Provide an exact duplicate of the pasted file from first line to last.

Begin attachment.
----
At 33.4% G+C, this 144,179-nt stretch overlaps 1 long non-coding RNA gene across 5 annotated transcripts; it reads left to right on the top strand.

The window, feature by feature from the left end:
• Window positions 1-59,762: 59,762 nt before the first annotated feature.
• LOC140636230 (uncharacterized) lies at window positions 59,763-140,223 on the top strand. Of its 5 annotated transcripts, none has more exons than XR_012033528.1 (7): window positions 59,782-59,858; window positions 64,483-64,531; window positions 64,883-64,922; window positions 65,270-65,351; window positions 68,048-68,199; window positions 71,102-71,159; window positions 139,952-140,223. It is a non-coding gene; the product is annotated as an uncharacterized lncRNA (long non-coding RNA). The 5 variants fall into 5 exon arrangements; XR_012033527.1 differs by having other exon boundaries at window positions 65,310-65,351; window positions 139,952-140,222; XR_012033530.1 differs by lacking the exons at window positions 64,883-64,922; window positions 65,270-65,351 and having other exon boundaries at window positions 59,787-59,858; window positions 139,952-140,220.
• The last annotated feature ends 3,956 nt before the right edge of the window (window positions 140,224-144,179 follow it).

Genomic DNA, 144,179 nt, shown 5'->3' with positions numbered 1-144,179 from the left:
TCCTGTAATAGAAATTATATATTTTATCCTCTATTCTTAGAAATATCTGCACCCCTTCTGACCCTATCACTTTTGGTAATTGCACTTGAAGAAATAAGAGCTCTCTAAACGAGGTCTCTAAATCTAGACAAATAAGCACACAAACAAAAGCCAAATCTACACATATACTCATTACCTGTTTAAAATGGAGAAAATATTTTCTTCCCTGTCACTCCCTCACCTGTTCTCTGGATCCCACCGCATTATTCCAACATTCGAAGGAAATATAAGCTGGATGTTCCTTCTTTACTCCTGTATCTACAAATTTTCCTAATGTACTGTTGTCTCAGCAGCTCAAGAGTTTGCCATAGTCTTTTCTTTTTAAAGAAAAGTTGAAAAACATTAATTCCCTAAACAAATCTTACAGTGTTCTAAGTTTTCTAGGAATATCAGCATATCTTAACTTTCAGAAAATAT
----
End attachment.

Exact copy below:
At 33.4% G+C, this 144,179-nt stretch overlaps 1 long non-coding RNA gene across 5 annotated transcripts; it reads left to right on the top strand.

The window, feature by feature from the left end:
• Window positions 1-59,762: 59,762 nt before the first annotated feature.
• LOC140636230 (uncharacterized) lies at window positions 59,763-140,223 on the top strand. Of its 5 annotated transcripts, none has more exons than XR_012033528.1 (7): window positions 59,782-59,858; window positions 64,483-64,531; window positions 64,883-64,922; window positions 65,270-65,351; window positions 68,048-68,199; window positions 71,102-71,159; window positions 139,952-140,223. It is a non-coding gene; the product is annotated as an uncharacterized lncRNA (long non-coding RNA). The 5 variants fall into 5 exon arrangements; XR_012033527.1 differs by having other exon boundaries at window positions 65,310-65,351; window positions 139,952-140,222; XR_012033530.1 differs by lacking the exons at window positions 64,883-64,922; window positions 65,270-65,351 and having other exon boundaries at window positions 59,787-59,858; window positions 139,952-140,220.
• The last annotated feature ends 3,956 nt before the right edge of the window (window positions 140,224-144,179 follow it).

Genomic DNA, 144,179 nt, shown 5'->3' with positions numbered 1-144,179 from the left:
TCCTGTAATAGAAATTATATATTTTATCCTCTATTCTTAGAAATATCTGCACCCCTTCTGACCCTATCACTTTTGGTAATTGCACTTGAAGAAATAAGAGCTCTCTAAACGAGGTCTCTAAATCTAGACAAATAAGCACACAAACAAAAGCCAAATCTACACATATACTCATTACCTGTTTAAAATGGAGAAAATATTTTCTTCCCTGTCACTCCCTCACCTGTTCTCTGGATCCCACCGCATTATTCCAACATTCGAAGGAAATATAAGCTGGATGTTCCTTCTTTACTCCTGTATCTACAAATTTTCCTAATGTACTGTTGTCTCAGCAGCTCAAGAGTTTGCCATAGTCTTTTCTTTTTAAAGAAAAGTTGAAAAACATTAATTCCCTAAACAAATCTTACAGTGTTCTAAGTTTTCTAGGAATATCAGCATATCTTAACTTTCAGAAAATAT